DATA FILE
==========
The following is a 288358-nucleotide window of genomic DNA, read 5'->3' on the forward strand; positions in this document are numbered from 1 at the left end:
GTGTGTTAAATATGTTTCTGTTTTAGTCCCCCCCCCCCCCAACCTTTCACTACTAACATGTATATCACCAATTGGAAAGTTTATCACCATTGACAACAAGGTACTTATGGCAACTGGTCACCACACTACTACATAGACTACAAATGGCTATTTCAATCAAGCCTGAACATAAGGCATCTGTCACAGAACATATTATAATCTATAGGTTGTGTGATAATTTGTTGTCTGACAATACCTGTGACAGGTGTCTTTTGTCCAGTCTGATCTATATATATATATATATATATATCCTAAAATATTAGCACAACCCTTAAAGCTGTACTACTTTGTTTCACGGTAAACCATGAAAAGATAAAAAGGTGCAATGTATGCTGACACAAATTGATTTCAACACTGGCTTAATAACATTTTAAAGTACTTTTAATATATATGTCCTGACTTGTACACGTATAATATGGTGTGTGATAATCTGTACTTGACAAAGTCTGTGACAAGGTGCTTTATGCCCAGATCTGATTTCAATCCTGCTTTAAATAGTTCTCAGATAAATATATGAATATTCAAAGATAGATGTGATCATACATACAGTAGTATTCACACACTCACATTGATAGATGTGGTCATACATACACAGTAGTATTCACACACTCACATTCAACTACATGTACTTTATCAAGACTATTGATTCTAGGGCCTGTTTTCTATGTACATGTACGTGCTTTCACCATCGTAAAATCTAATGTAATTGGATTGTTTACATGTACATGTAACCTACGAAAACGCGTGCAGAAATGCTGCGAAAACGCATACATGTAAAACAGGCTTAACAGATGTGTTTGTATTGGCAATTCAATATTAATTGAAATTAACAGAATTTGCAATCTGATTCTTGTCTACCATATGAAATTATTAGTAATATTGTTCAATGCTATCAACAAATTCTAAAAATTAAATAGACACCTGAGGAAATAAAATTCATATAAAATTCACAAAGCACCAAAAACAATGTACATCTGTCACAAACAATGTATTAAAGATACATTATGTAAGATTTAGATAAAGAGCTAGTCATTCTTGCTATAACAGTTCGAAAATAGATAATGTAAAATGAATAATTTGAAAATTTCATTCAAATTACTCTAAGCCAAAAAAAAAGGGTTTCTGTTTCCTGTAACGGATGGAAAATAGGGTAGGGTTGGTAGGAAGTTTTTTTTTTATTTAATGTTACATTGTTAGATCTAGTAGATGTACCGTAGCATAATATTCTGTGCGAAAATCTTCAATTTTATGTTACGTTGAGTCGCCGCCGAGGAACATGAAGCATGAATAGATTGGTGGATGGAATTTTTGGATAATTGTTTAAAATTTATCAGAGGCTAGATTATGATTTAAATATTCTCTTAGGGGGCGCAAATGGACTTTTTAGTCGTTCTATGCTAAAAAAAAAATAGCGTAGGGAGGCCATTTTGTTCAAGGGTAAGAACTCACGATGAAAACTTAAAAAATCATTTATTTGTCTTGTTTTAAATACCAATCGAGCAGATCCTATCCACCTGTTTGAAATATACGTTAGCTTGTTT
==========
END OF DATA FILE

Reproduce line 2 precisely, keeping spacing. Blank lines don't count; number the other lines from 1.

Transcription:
GTGTGTTAAATATGTTTCTGTTTTAGTCCCCCCCCCCCCCAACCTTTCACTACTAACATGTATATCACCAATTGGAAAGTTTATCACCATTGACAACAAGGTACTTATGGCAACTGGTCACCACACTACTACATAGACTACAAATGGCTATTTCAATCAAGCCTGAACATAAGGCATCTGTCACAGAACATATTATAATCTATAGGTTGTGTGATAATTTGTTGTCTGACAATACCTGTGACAGGTGTCTTTTGTCCAGTCTGATCTATATATATATATATATATATATCCTAAAATATTAGCACAACCCTTAAAGCTGTACTACTTTGTTTCACGGTAAACCATGAAAAGATAAAAAGGTGCAATGTATGCTGACACAAATTGATTTCAACACTGGCTTAATAACATTTTAAAGTACTTTTAATATATATGTCCTGACTTGTACACGTATAATATGGTGTGTGATAATCTGTACTTGACAAAGTCTGTGACAAGGTGCTTTATGCCCAGATCTGATTTCAATCCTGCTTTAAATAGTTCTCAGATAAATATATGAATATTCAAAGATAGATGTGATCATACATACAGTAGTATTCACACACTCACATTGATAGATGTGGTCATACATACACAGTAGTATTCACACACTCACATTCAACTACATGTACTTTATCAAGACTATTGATTCTAGGGCCTGTTTTCTATGTACATGTACGTGCTTTCACCATCGTAAAATCTAATGTAATTGGATTGTTTACATGTACATGTAACCTACGAAAACGCGTGCAGAAATGCTGCGAAAACGCATACATGTAAAACAGGCTTAACAGATGTGTTTGTATTGGCAATTCAATATTAATTGAAATTAACAGAATTTGCAATCTGATTCTTGTCTACCATATGAAATTATTAGTAATATTGTTCAATGCTATCAACAAATTCTAAAAATTAAATAGACACCTGAGGAAATAAAATTCATATAAAATTCACAAAGCACCAAAAACAATGTACATCTGTCACAAACAATGTATTAAAGATACATTATGTAAGATTTAGATAAAGAGCTAGTCATTCTTGCTATAACAGTTCGAAAATAGATAATGTAAAATGAATAATTTGAAAATTTCATTCAAATTACTCTAAGCCAAAAAAAAAGGGTTTCTGTTTCCTGTAACGGATGGAAAATAGGGTAGGGTTGGTAGGAAGTTTTTTTTTTATTTAATGTTACATTGTTAGATCTAGTAGATGTACCGTAGCATAATATTCTGTGCGAAAATCTTCAATTTTATGTTACGTTGAGTCGCCGCCGAGGAACATGAAGCATGAATAGATTGGTGGATGGAATTTTTGGATAATTGTTTAAAATTTATCAGAGGCTAGATTATGATTTAAATATTCTCTTAGGGGGCGCAAATGGACTTTTTAGTCGTTCTATGCTAAAAAAAAAATAGCGTAGGGAGGCCATTTTGTTCAAGGGTAAGAACTCACGATGAAAACTTAAAAAATCATTTATTTGTCTTGTTTTAAATACCAATCGAGCAGATCCTATCCACCTGTTTGAAATATACGTTAGCTTGTTT